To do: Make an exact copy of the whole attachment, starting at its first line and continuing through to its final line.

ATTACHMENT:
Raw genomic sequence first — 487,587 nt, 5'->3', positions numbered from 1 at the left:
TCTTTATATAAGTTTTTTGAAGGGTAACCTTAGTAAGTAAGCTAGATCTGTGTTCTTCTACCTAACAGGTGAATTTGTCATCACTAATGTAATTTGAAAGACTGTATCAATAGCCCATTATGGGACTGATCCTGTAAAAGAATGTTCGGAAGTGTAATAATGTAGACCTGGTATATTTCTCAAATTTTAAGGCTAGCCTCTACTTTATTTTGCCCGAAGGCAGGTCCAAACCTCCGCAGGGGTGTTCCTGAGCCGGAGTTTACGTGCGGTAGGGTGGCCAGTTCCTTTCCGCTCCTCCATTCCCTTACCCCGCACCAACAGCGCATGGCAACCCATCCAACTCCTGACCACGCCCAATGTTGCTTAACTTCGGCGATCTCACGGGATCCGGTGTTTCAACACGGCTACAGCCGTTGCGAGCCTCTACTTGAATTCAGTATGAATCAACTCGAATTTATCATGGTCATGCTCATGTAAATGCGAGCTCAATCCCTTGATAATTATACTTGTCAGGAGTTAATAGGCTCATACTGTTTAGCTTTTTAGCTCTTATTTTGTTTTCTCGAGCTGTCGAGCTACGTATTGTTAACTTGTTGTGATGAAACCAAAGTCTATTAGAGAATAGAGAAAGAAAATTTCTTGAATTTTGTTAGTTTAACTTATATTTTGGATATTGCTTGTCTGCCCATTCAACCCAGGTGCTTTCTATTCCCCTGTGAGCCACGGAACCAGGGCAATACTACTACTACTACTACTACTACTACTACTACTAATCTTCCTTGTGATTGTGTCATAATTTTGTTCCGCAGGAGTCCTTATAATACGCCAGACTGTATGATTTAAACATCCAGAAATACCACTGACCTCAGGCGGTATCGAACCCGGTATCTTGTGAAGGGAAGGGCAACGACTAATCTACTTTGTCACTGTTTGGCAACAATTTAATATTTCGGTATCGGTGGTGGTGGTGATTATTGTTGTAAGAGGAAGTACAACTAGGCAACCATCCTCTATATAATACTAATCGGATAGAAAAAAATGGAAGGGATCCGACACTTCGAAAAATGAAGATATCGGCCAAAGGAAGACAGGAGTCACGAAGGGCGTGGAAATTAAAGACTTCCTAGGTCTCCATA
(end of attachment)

Raw genomic sequence first — 487,587 nt, 5'->3', positions numbered from 1 at the left:
TCTTTATATAAGTTTTTTGAAGGGTAACCTTAGTAAGTAAGCTAGATCTGTGTTCTTCTACCTAACAGGTGAATTTGTCATCACTAATGTAATTTGAAAGACTGTATCAATAGCCCATTATGGGACTGATCCTGTAAAAGAATGTTCGGAAGTGTAATAATGTAGACCTGGTATATTTCTCAAATTTTAAGGCTAGCCTCTACTTTATTTTGCCCGAAGGCAGGTCCAAACCTCCGCAGGGGTGTTCCTGAGCCGGAGTTTACGTGCGGTAGGGTGGCCAGTTCCTTTCCGCTCCTCCATTCCCTTACCCCGCACCAACAGCGCATGGCAACCCATCCAACTCCTGACCACGCCCAATGTTGCTTAACTTCGGCGATCTCACGGGATCCGGTGTTTCAACACGGCTACAGCCGTTGCGAGCCTCTACTTGAATTCAGTATGAATCAACTCGAATTTATCATGGTCATGCTCATGTAAATGCGAGCTCAATCCCTTGATAATTATACTTGTCAGGAGTTAATAGGCTCATACTGTTTAGCTTTTTAGCTCTTATTTTGTTTTCTCGAGCTGTCGAGCTACGTATTGTTAACTTGTTGTGATGAAACCAAAGTCTATTAGAGAATAGAGAAAGAAAATTTCTTGAATTTTGTTAGTTTAACTTATATTTTGGATATTGCTTGTCTGCCCATTCAACCCAGGTGCTTTCTATTCCCCTGTGAGCCACGGAACCAGGGCAATACTACTACTACTACTACTACTACTACTACTACTAATCTTCCTTGTGATTGTGTCATAATTTTGTTCCGCAGGAGTCCTTATAATACGCCAGACTGTATGATTTAAACATCCAGAAATACCACTGACCTCAGGCGGTATCGAACCCGGTATCTTGTGAAGGGAAGGGCAACGACTAATCTACTTTGTCACTGTTTGGCAACAATTTAATATTTCGGTATCGGTGGTGGTGGTGATTATTGTTGTAAGAGGAAGTACAACTAGGCAACCATCCTCTATATAATACTAATCGGATAGAAAAAAATGGAAGGGATCCGACACTTCGAAAAATGAAGATATCGGCCAAAGGAAGACAGGAGTCACGAAGGGCGTGGAAATTAAAGACTTCCTAGGTCTCCATA